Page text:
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Wind farm regulation meeting set 

Credit:  Written by Seth Slabaugh | The Star Press | March 17, 2013 | www.thestarpress.com ~~

MUNCIE – The wind energy committee of the Delaware-Muncie Metropolitan Plan Commission will conduct a meeting to get public reaction to proposed regulations of wind farms.

The meeting is scheduled for 6 p.m. March 26 at the Farm Bureau Insurance building at 6100 N. Ind. 67.

“The current draft regulations will be presented at the meeting, and the (committee) members would like to hear comments, concerns, support and suggestions on revisions and/or additional regulations, said Marta Moody, director of the commisson.

After the meeting, the committee plans to present the proposed regulations to the commission, which will conduct a public hearing. No date has been set yet for the public hearing.

After the public hearing, the commission would forward a recommendation to the county commissioners, who have final jurisdiction over the regulations.

Property owners in eastern Delaware County have been leasing their land for a potential wind farm, according to Moody.

Delaware County Commissioner Larry Bledsoe has identified the potential developer as E.ON Climate & Renewables North America, which already has built the Wildcat 1 Wind Farm in neighboring Madison County as well as in Tipton County.

“I haven’t heard anything but rumors,” said Joe Russell, vice president of Delaware County Farm Bureau. “No one really knows what’s going on. “They’re supposedly doing research with test towers to check the numbers on the wind (speed). The companies I think are keeping their cards pretty close to the vest right now.”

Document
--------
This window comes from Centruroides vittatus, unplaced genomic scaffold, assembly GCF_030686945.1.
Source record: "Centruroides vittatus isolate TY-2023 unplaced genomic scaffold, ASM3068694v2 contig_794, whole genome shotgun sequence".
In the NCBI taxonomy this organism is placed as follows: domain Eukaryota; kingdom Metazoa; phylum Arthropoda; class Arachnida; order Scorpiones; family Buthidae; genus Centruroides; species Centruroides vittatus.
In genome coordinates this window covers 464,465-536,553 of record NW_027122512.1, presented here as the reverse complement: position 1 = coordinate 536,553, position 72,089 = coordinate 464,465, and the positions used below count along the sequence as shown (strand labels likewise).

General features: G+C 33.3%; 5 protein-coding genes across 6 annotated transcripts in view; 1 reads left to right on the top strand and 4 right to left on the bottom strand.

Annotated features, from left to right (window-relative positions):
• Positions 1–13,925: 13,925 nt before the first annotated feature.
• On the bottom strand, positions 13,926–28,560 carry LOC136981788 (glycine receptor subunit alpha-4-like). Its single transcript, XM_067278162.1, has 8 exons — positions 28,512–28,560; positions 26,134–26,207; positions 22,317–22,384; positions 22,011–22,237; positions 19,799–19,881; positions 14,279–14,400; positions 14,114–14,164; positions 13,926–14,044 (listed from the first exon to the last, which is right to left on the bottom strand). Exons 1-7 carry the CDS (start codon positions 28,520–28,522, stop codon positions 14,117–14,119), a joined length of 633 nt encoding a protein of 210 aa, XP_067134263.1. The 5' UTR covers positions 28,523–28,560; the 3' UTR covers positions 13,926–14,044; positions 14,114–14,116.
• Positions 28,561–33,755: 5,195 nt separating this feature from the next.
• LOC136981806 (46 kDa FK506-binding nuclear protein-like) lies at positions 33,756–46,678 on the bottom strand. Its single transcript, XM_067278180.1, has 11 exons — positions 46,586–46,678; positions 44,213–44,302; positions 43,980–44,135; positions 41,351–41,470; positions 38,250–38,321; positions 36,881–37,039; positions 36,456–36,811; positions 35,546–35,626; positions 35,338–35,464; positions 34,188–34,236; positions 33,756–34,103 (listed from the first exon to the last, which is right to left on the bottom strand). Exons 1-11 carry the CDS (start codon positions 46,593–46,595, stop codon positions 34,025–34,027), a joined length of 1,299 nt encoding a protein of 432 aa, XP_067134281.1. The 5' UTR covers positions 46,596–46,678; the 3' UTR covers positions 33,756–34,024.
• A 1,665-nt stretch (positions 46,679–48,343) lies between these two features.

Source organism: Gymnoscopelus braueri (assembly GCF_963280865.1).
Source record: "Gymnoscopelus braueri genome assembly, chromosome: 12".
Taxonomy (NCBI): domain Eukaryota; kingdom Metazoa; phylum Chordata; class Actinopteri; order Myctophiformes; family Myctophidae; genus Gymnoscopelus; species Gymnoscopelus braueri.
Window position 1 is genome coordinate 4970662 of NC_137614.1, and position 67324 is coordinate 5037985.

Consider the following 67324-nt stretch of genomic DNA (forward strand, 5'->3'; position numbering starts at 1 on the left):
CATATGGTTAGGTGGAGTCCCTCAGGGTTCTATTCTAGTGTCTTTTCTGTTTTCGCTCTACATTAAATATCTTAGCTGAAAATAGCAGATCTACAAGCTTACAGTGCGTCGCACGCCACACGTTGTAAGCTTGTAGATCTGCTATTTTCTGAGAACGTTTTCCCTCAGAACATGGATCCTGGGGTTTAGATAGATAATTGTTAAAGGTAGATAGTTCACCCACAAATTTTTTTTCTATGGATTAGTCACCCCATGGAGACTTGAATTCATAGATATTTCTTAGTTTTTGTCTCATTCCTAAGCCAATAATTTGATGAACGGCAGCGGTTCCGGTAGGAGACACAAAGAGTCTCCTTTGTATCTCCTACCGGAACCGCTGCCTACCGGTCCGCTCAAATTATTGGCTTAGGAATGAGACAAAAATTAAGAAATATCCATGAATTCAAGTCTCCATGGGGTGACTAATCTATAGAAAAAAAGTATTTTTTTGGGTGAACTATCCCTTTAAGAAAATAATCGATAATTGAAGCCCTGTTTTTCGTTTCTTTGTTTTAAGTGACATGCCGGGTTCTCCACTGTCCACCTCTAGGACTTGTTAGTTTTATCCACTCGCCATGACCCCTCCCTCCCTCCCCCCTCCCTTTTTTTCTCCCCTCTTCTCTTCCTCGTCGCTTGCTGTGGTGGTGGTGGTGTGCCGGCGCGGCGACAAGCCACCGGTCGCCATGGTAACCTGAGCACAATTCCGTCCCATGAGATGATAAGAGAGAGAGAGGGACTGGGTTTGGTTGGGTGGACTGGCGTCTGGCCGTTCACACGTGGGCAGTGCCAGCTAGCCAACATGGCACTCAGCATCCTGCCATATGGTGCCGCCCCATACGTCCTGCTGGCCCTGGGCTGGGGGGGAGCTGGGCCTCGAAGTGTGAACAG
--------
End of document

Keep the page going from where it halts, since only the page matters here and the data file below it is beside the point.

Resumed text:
Moody told The Star Press the area under consideration for development is Delaware and Liberty townships, which include Albany, DeSoto, Selma and the eastern edge of Muncie.

E.ON couldn’t be reached for comment for this article.

The elements of a wind farm ordinance typically include appearance, clearance, height, lighting, noise standards, setbacks to create space between wind turbines and houses and roads, decommissioning and site restoration, spacing and density of wind turbines and shadow flicker, according to the U.S. Department of Energy.

Shadow flicker refers to shadows cast on the ground and surrounding structures by rotating wind turbine blades. Ordinances can mitigate or prevent shadow flicker on roadways or occupied buildings on non-participating properties.

Wildcat 1 Wind Farm was E.ON’s first wind energy project in Indiana. One hundred twenty-five GE 1.6 megawatt turbines provide more than 200 megawatts of power – enough to generate clean power to more than 60,000 households – at Wildcat 1.

Under a 20-year power purchase agreement, Indiana Michigan Power will purchase 100 MW of wind power from Wildcat 1.

E.ON has invested more than $4 billion dollars in the U.S. in the last four years, creating more than 4,000 construction jobs and another 200 permanent jobs to keep its wind farms up and running.

Overall, the wind industry has invested more than $60 billion in providing 35 percent of all the new generating capacity in the U.S. in the last four years and employs more than 75,000 people, including 30,000 in jobs in the manufacturing sector from coast to coast, according to E.ON.

Source:  Written by Seth Slabaugh | The Star Press | March 17, 2013 | www.thestarpress.com

This article is the work of the source indicated. Any opinions expressed in it are not necessarily those of National Wind Watch.

The copyright of this article resides with the author or publisher indicated. As part of its noncommercial educational effort to present the environmental, social, scientific, and economic issues of large-scale wind power development to a global audience seeking such information, National Wind Watch endeavors to observe “fair use” as provided for in section 107 of U.S. Copyright Law and similar “fair dealing” provisions of the copyright laws of other nations. Send requests to excerpt, general inquiries, and comments via e-mail.

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